Mark Nowak, MQR’s Guest Editor for the upcoming Fall 2021 issue entitled “Why We Write” (open for submissions now), sat down to answer some questions about his vision for the issue, the challenges and possibilities of working on an issue influenced by Orwell today, and his work with the Worker Writers School.
MQR: What was your inspiration when you began conceptualizing the issue? The idea behind the issue is obviously influenced by George Orwell’s “Why I Write.” Why does that piece have such a resounding legacy?
MN: The year 2021 will be the 75th anniversary of the original publication of Orwell’s “Why I Write.” Orwell’s “ars poetica,” if you will, attempts to dig deeper into understanding our motivations for writing. If we want our writing to have agency, if we want it to be part of the struggle to make a new and better world, I think it’s important to take a step back and examine our motivations as writers. How does the capitalist system influence the choices we make as writers? How might an intensified focus on social reproduction, for example – I’m thinking the writings of Tithi Bhattacharya and others here – and intersectionality – I’m thinking of Barbara Smith – shift how and for whom we write? Barbara’s legacy, in particular, from the Combahee River Collective to Kitchen Table: Women of Color Press to her role in electoral politics in Albany, New York, is a keen model for my own thinking on why I write.
MQR: What kinds of submissions to the issue are you looking forward to seeing? What voices do you think are crucial to this issue?
MN: Orwell organizes the inspirations for writing into four categories: egotistical, aesthetic, historic, and political. Given our current moment, those two latter categories seem extra important for me in thinking about this issue of the journal. How do submissions address where we are now and where we have been since March, deep into the Covid-19 pandemic, so many working people out of work, the murder of George Floyd and Breonna Taylor and others (and the Black Lives Matter protests that erupted against this continued state/police violence), on the heels of a historic election, etc. And what new points of view, new perspectives on these and other issues, might we be able to provide a space for in the pages of MQR.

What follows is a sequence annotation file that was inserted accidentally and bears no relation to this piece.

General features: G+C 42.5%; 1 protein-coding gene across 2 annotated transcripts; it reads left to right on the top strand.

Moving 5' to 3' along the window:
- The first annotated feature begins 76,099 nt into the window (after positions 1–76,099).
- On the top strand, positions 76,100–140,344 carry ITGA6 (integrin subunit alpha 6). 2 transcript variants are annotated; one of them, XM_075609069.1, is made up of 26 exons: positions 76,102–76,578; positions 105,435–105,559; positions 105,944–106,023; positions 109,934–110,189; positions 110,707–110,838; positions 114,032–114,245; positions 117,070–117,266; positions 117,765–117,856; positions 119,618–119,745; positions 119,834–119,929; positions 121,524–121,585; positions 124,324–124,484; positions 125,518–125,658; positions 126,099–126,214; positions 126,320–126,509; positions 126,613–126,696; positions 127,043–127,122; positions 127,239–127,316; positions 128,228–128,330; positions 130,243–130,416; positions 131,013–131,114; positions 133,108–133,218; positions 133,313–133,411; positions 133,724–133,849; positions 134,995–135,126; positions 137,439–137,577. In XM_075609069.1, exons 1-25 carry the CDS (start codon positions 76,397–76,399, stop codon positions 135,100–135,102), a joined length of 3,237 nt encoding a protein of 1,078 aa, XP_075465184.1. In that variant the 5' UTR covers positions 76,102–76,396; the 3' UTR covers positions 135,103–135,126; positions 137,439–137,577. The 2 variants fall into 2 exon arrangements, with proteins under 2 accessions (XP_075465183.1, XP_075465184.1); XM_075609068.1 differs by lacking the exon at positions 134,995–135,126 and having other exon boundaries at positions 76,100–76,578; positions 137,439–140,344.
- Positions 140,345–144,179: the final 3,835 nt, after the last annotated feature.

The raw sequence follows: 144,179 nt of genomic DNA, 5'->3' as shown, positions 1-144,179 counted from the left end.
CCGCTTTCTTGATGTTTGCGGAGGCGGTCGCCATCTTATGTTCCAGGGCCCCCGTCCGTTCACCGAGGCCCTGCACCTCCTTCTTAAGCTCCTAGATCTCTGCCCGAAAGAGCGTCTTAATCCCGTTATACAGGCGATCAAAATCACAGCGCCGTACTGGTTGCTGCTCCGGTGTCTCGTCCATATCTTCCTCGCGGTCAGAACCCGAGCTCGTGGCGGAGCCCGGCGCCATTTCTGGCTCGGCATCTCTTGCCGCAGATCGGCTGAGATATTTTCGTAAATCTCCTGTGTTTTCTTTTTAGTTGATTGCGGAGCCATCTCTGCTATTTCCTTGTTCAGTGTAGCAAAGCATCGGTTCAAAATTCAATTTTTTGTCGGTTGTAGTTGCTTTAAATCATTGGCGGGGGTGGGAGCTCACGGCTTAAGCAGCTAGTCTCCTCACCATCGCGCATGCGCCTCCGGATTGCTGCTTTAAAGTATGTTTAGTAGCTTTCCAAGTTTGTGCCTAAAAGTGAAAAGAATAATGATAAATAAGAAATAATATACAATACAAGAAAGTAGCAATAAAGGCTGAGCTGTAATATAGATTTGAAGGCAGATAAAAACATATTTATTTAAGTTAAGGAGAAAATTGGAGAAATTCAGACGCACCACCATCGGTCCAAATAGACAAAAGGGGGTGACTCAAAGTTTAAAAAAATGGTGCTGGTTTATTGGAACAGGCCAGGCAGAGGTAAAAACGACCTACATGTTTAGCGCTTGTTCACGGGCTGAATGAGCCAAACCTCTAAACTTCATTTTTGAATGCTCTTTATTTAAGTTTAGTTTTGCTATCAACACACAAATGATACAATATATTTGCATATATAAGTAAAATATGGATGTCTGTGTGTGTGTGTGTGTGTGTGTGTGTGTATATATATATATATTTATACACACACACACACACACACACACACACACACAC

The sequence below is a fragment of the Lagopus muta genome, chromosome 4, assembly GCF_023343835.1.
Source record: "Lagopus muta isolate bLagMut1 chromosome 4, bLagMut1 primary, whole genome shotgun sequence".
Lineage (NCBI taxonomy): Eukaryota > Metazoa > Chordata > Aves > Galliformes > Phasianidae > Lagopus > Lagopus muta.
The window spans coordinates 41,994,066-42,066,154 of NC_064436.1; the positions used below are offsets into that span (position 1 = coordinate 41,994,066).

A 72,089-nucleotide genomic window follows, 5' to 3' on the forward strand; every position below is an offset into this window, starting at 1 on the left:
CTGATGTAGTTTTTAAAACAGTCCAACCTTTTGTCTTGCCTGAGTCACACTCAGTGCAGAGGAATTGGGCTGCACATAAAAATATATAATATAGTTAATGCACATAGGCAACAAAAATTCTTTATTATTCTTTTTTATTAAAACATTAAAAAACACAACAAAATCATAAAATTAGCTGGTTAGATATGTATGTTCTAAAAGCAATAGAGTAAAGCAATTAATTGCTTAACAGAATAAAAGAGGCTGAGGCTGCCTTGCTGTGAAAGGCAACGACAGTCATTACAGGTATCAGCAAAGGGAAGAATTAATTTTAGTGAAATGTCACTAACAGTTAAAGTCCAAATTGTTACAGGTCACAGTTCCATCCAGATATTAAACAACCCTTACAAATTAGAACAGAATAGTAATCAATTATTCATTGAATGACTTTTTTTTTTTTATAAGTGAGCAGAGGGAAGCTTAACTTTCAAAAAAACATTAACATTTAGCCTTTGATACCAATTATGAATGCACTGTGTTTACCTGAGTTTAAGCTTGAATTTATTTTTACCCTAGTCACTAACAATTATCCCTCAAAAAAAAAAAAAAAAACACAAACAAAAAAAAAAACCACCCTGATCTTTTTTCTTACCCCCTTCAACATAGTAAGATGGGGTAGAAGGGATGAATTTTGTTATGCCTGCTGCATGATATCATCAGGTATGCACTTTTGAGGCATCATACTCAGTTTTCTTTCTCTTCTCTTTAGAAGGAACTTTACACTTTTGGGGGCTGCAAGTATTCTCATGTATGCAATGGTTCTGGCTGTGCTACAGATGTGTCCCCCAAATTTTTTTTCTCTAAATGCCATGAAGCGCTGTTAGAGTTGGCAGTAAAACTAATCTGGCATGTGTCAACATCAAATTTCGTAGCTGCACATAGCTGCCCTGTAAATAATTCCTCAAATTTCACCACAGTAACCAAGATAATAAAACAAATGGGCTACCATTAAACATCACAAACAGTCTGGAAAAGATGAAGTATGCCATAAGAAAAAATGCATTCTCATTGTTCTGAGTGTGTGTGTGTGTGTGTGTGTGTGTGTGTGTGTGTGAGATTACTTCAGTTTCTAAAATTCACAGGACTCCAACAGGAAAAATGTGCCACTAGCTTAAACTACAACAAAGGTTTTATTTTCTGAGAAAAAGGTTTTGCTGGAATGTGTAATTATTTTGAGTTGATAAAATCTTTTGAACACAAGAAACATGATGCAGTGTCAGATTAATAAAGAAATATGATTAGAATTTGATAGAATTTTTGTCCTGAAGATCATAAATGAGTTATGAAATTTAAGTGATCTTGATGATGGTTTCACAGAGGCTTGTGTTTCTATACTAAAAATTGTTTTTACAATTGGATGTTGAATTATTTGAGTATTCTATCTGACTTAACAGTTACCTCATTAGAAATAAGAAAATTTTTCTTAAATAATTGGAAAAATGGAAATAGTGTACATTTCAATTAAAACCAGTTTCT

MQR: How does your work with the Worker Writers School influence your vision for “Why We Write?” Why are the voices of worker writers such an important part of understanding “Why We Write”?
MN: The members of the WWS, which is now celebrating its tenth year in collaboration with PEN America, are the so-called “frontline” or “essential” workers of the current global pandemic: domestic workers, NYC subway workers, street vendors, taxi drivers, retail workers, etc. For the past nine months, our members have been studying radical haiku traditions in the United States: Japanese-American internment camp haiku, haiku from the workshops of Celes Tisdale at Attica Prison after the uprising in 1971, Black Arts Movement writers like Sonia Sanchez and Amiri Baraka’s “low coup,” poets like Diane DiPrima’s haiku and Evie Shockley’s “Statistical Haiku.” And they have been writing haiku about their jobs and their lives every day since March. An anthology of the workers’ “coronavirus haiku” will be published on May Day/International Workers Day (2021) by Kenning Editions. So, I will be looking for “Why We Write” pieces that similarly contain both a deep knowledge of literary traditions and an engaged and engaging sense of the current cultural and political moment, or, as I dubbed it in my new book of the same name, writings with a more social poetics.
MQR: This issue, which is intended to speak to writing as a way to bring about social change and political transformation, is being curated over a period of time when our collective political futures are uncertain. What are the particular challenges and possibilities of working on this issue at this moment?
MN: What might writing for change, writing for transformation, look like in 2021 and beyond? How might we create spaces for working people, those “essential workers” of the global pandemic, to “recognize and record” (as CLR James and Grace Lee Boggs put it) the stories of their everyday lives and form the basis of their political analyses, their political education? How might “literature” transform from a hierarchical system of contests and prizes under capitalism to a more horizontal, wider community under new relations of production, new economic systems that begin to truly eradicate the vast gaps between the rich and the poor? I want so much for literature, for writing. And one step for getting there, it seems to me, is to re-examine why we write, for whom we write, and transform that link between art and agency.